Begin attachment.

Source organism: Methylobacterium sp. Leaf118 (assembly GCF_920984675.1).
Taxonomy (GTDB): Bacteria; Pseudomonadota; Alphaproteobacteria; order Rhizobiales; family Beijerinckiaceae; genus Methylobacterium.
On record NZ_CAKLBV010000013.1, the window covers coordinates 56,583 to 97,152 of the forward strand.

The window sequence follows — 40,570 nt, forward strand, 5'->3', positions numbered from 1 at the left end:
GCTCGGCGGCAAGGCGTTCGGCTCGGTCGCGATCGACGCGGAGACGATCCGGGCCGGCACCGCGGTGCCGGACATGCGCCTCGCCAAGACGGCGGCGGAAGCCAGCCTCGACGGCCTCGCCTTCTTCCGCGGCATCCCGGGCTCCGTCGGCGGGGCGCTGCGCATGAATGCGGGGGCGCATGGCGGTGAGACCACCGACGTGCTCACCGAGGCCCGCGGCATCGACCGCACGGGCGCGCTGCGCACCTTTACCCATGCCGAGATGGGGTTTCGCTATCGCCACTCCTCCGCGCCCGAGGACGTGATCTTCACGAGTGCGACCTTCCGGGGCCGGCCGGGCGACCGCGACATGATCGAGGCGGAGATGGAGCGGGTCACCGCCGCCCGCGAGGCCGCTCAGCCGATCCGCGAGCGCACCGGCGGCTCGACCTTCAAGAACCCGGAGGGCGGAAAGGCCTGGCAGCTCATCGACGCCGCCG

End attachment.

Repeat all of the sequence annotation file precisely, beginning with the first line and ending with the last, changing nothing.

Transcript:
Source organism: Methylobacterium sp. Leaf118 (assembly GCF_920984675.1).
Taxonomy (GTDB): Bacteria; Pseudomonadota; Alphaproteobacteria; order Rhizobiales; family Beijerinckiaceae; genus Methylobacterium.
On record NZ_CAKLBV010000013.1, the window covers coordinates 56,583 to 97,152 of the forward strand.

The window sequence follows — 40,570 nt, forward strand, 5'->3', positions numbered from 1 at the left end:
GCTCGGCGGCAAGGCGTTCGGCTCGGTCGCGATCGACGCGGAGACGATCCGGGCCGGCACCGCGGTGCCGGACATGCGCCTCGCCAAGACGGCGGCGGAAGCCAGCCTCGACGGCCTCGCCTTCTTCCGCGGCATCCCGGGCTCCGTCGGCGGGGCGCTGCGCATGAATGCGGGGGCGCATGGCGGTGAGACCACCGACGTGCTCACCGAGGCCCGCGGCATCGACCGCACGGGCGCGCTGCGCACCTTTACCCATGCCGAGATGGGGTTTCGCTATCGCCACTCCTCCGCGCCCGAGGACGTGATCTTCACGAGTGCGACCTTCCGGGGCCGGCCGGGCGACCGCGACATGATCGAGGCGGAGATGGAGCGGGTCACCGCCGCCCGCGAGGCCGCTCAGCCGATCCGCGAGCGCACCGGCGGCTCGACCTTCAAGAACCCGGAGGGCGGAAAGGCCTGGCAGCTCATCGACGCCGCCG